The latest stage in the development of the proposed FE Guild is “going to be difficult” to complete in such a short pace of time, according to the independent chair of the guild’s steering group.

A formal consultation has begun, and will run until Friday, February 22,  leaving providers who want to contribute just three weeks to respond.

David Hughes, chief executive of the National Institute of Adult Continuing Education, who chairs the steering group told FE Week: “I don’t underestimate that it’s going to be difficult and the time we’ve had to pull together the consultation document has also been really short. It would have been lovely to have another week, 10 days longer, but we haven’t got that time.

 a six-week consultation might have been better than three or four.”

“Right or wrong, the decision by government to announce the end of funding for the Learning and Skills Improvement Service has pushed the timetable very tight.”

He added: “I don’t think a 12-week consultation would have necessarily been better, but a six-week consultation might have been better than three or four.”

Following the informal consultation, which ran online and through consultation events between November and January, Mr Hughes said he was hopeful of a strong response from the sector.

“I suspect it will take up two to three hours of somebody’s time but I think it’s an important issue so I think a lot of people will take that time and make that effort,” he said.

“I was surprised we got more than 400 responses to the small online consultation – I didn’t expect to get many as it was around Christmas time, nobody really knew what the guild was, and there wasn’t really a proposition for people to respond to.”

Many respondents to the initial consultation raised questions about what the remit of the guild would be, and 42 per cent admitted they were unsure until they knew more.

Mr Hughes said he hoped the consultation document would provide clarification, but the guild would be shaped by the consultation and beyond.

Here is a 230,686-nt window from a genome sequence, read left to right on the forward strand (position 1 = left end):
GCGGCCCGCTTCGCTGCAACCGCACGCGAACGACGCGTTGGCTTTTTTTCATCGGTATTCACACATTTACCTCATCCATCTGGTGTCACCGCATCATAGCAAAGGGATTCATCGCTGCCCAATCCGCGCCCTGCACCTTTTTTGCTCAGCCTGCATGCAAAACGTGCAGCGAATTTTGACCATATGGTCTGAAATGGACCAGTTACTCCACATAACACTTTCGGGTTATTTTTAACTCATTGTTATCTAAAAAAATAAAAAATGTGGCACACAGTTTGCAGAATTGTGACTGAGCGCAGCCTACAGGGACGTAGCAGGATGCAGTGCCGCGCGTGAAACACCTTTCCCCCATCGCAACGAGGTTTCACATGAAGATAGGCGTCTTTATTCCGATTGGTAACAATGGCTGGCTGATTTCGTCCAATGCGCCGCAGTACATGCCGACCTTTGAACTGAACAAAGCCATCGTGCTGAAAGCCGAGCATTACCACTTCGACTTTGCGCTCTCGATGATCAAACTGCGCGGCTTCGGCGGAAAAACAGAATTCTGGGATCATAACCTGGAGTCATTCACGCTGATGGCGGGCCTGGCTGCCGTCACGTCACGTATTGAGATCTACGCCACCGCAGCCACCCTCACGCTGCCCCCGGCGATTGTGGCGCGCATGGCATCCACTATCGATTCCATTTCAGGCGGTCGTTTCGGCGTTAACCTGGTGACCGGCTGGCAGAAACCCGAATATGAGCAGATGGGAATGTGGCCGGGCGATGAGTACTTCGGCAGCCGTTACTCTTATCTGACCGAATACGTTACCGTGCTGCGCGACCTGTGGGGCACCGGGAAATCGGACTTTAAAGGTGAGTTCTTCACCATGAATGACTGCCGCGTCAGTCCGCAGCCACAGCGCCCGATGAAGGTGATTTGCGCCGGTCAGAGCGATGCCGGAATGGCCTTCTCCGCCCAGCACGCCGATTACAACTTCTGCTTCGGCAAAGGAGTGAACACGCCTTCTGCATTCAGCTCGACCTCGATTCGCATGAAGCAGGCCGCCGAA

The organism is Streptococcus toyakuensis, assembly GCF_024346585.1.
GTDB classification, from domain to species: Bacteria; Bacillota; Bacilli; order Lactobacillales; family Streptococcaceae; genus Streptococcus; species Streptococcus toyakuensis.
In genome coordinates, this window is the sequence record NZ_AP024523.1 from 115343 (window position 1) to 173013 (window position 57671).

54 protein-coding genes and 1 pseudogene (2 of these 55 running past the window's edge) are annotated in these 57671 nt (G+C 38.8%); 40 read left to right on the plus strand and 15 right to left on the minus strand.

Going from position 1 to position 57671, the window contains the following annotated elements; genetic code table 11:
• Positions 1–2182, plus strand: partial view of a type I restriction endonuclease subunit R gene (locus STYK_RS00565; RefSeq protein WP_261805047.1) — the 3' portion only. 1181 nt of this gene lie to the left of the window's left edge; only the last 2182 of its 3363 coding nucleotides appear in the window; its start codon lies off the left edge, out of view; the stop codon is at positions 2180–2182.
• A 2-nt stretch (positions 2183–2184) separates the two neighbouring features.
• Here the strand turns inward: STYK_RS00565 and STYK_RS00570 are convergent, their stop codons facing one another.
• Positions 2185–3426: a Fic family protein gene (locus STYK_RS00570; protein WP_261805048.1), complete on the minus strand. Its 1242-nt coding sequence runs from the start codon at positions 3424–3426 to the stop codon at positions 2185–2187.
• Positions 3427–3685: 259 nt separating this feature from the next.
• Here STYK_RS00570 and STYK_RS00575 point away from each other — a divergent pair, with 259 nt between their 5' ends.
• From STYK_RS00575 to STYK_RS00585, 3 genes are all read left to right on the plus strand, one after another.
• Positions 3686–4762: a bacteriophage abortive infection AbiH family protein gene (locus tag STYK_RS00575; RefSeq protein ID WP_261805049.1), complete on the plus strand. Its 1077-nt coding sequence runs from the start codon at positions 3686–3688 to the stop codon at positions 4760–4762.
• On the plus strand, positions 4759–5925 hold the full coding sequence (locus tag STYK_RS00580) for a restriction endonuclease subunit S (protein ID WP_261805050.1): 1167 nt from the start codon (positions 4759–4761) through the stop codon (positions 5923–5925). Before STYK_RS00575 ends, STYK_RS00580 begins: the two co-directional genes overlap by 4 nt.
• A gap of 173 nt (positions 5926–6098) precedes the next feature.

He said: “The consultation isn’t the end of it, it’s to establish what needs to go into the implementation plan, and part of that has to be saying ‘how do we carry on engaging with people and properly understanding what people want through the life of the guild?’

“If the guild gets established it will want to carry on refreshing its understanding and meeting the needs of the sector so we think the consultation is really a chance for hundreds of people to come and give their views.”

He added: “When I started out just two and half months ago I wasn’t convinced it was necessarily the right thing, but now I’m more and more convinced we need something and that there’s a gap which needs to be filled, and I’m more and more convinced there’s a will to make it work among people who have engaged so far.”

And with just three weeks for the consultation, Mr Hughes called for input. He said: “I hope we get people being realistic about engaging with the document, trying to understand what we’re suggesting and being constructive with their feedback.”

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  1. Graham Ripley

    Right now it seems like a solution, a rushed one, in search of a problem. In my experience it is usual to start with identifying problems,a range of solutions and finally to suggest the best way forward. We seem to have started in reverse order.

    As Chair of a large general FE College, I have been given little or no detail. Being belatedly consulted on a solution is not the same.

    The title “Guild” seems both pompous and archaic, shrouded in images of medieval caps and gowns. In FE we should be projecting a modern and plain approach to our stakeholders. This title is not at all helpful.